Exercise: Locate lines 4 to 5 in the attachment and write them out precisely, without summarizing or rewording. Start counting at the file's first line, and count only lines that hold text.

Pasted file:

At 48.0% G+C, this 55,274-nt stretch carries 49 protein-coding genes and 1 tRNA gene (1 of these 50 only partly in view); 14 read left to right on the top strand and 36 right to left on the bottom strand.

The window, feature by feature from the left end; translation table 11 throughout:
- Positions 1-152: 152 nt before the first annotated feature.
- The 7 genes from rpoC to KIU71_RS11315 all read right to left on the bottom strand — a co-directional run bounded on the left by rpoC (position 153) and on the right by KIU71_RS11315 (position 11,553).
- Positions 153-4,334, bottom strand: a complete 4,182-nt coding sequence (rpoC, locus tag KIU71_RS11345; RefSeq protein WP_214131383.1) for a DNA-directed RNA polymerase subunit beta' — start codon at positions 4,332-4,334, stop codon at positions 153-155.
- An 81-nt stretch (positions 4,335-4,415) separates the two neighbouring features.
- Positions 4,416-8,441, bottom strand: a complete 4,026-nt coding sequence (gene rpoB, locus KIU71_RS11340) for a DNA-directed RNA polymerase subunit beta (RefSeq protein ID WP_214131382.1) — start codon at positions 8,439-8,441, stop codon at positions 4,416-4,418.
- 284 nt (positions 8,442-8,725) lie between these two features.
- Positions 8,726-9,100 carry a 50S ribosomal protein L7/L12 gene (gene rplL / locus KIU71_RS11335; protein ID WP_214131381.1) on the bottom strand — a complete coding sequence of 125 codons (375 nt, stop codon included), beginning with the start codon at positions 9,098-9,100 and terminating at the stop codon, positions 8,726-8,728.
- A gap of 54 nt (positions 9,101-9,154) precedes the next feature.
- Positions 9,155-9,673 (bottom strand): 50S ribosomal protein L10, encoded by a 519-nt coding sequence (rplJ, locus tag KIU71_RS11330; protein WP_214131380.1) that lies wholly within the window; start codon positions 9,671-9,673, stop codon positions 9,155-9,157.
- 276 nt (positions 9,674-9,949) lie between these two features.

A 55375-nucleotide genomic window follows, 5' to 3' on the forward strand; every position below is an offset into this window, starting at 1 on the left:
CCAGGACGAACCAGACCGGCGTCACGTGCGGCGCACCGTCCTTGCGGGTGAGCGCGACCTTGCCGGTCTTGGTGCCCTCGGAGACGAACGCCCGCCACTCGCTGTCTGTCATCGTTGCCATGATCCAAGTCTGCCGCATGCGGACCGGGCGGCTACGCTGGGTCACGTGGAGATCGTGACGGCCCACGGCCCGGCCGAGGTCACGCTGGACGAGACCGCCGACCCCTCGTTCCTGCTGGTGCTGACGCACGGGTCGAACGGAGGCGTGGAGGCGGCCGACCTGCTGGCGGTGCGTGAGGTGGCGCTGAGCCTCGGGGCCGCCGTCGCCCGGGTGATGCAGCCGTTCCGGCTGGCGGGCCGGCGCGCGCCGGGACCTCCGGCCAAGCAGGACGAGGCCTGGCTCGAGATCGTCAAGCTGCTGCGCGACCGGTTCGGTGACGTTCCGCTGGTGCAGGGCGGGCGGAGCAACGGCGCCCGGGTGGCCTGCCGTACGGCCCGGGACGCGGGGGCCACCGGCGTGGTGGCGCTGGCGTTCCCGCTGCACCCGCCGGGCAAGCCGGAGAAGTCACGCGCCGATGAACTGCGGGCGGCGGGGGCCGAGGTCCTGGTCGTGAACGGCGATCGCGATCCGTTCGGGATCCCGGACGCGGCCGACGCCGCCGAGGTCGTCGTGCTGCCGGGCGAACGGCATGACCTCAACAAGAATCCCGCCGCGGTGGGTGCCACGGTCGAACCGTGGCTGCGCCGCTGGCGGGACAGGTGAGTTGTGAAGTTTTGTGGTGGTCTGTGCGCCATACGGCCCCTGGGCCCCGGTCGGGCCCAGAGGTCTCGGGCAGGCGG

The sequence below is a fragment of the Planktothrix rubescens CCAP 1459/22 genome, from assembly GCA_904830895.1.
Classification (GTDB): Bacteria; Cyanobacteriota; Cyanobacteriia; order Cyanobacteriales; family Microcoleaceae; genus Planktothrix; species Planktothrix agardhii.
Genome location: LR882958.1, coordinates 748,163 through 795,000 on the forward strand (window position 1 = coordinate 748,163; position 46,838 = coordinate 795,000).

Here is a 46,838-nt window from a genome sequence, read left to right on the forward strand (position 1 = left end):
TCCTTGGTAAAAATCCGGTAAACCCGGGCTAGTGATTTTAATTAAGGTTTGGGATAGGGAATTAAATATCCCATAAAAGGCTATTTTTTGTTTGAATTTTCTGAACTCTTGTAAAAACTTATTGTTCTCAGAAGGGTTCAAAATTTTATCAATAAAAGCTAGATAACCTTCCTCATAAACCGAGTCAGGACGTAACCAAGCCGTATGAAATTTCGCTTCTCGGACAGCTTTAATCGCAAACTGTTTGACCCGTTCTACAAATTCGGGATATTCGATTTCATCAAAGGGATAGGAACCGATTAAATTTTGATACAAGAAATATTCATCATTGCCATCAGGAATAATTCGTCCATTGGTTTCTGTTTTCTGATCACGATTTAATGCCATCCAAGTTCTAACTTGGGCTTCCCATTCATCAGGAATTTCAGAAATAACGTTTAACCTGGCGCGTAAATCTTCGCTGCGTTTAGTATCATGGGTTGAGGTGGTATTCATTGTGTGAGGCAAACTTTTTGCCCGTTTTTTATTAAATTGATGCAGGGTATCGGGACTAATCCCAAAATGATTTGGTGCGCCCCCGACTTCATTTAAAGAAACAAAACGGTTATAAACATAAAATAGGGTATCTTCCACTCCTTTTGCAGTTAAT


- The 7 genes from rpoC to KIU71_RS11315 all read right to left on the bottom strand — a co-directional run bounded on the left by rpoC (position 153) and on the right by KIU71_RS11315 (position 11,553).
- Positions 153-4,334, bottom strand: a complete 4,182-nt coding sequence (rpoC, locus tag KIU71_RS11345; RefSeq protein WP_214131383.1) for a DNA-directed RNA polymerase subunit beta' — start codon at positions 4,332-4,334, stop codon at positions 153-155.